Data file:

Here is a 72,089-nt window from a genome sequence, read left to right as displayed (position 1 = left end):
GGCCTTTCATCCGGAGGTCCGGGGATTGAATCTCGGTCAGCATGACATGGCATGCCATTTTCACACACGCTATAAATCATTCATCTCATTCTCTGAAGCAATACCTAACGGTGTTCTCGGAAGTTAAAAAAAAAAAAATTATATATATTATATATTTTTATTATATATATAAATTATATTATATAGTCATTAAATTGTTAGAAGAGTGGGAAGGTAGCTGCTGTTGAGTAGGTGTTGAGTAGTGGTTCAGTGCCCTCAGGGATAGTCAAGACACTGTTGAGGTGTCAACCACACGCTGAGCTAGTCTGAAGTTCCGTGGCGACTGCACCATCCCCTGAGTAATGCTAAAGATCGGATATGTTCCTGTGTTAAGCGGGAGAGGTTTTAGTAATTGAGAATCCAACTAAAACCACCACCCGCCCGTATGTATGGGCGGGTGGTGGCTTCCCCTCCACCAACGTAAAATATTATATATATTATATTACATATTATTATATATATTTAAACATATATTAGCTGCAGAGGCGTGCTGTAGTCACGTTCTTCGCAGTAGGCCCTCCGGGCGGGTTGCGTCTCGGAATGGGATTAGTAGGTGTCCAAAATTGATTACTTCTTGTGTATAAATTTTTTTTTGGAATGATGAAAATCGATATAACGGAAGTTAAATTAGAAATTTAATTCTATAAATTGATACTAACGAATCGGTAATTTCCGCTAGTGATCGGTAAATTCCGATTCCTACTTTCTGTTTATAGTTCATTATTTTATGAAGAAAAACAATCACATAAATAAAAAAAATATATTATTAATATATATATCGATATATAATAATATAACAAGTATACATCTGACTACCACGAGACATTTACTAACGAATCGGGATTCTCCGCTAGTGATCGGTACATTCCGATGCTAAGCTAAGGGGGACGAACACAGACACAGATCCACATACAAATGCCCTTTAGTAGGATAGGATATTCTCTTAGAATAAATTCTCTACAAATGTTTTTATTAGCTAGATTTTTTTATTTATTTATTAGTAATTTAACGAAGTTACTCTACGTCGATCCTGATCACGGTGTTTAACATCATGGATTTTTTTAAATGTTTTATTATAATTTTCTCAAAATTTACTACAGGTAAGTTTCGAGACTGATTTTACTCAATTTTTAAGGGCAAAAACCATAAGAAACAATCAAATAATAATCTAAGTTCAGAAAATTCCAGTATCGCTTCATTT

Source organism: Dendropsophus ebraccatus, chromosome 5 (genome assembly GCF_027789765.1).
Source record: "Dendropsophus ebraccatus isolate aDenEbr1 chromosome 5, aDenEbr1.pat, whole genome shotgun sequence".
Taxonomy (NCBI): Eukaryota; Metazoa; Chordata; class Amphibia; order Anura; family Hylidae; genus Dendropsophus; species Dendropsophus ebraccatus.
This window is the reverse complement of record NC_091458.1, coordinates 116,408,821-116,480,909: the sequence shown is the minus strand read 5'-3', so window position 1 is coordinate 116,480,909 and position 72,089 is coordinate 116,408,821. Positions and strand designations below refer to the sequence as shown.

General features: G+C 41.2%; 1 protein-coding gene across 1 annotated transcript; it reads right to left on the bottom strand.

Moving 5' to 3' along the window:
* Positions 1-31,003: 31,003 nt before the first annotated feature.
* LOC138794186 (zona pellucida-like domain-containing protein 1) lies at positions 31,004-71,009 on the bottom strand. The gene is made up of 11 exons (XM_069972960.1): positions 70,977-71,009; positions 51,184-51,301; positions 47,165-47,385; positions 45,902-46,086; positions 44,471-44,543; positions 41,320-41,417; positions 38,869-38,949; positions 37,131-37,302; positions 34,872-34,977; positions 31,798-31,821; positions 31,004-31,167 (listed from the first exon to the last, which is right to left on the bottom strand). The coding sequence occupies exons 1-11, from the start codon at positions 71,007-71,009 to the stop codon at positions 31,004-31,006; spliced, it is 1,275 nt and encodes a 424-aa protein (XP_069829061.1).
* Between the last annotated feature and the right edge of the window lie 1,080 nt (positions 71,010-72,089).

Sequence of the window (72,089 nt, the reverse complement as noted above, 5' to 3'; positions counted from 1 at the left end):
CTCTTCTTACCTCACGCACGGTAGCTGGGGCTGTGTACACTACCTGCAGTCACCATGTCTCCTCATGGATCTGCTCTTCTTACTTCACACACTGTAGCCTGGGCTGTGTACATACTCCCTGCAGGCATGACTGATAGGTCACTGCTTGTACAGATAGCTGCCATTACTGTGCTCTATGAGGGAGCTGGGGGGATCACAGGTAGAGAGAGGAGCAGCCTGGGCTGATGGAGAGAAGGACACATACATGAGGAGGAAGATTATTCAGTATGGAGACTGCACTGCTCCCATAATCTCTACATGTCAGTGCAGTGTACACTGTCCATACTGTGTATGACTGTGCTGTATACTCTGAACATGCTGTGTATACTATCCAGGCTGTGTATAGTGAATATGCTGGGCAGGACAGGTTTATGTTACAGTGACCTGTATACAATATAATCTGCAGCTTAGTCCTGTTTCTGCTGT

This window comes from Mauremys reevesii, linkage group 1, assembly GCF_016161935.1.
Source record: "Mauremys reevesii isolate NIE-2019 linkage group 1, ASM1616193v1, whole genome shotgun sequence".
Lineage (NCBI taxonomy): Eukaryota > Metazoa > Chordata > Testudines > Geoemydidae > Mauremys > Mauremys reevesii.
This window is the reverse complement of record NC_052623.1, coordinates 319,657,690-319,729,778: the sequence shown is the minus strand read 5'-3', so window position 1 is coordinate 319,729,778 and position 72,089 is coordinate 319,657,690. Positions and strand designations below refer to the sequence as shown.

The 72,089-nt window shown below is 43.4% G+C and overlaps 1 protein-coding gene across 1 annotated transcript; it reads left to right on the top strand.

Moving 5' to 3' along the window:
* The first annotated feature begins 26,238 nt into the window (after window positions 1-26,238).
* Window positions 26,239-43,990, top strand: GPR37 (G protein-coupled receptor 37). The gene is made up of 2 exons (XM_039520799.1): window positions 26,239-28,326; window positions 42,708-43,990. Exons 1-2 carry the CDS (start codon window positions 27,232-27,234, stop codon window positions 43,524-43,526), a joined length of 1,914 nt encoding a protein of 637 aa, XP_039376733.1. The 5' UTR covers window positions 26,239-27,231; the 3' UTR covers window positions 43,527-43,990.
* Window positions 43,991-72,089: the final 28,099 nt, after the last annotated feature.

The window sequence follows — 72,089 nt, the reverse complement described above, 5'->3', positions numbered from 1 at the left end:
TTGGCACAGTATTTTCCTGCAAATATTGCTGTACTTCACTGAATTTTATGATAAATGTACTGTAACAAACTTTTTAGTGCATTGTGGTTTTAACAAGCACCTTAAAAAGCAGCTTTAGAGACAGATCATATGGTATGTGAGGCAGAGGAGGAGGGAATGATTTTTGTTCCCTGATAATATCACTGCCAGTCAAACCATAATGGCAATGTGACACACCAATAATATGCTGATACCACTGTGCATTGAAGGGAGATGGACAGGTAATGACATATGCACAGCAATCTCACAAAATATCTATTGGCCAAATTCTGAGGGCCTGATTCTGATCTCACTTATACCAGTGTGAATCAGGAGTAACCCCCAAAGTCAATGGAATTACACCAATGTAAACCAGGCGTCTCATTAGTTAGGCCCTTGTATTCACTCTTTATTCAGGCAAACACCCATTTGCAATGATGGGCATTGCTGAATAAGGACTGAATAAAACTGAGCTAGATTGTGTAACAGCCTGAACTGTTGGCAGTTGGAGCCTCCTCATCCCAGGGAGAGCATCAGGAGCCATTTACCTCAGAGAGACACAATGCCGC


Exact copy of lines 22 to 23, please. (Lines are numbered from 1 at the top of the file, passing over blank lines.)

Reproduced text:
* Window positions 43,991-72,089: the final 28,099 nt, after the last annotated feature.

The window sequence follows — 72,089 nt, the reverse complement described above, 5'->3', positions numbered from 1 at the left end: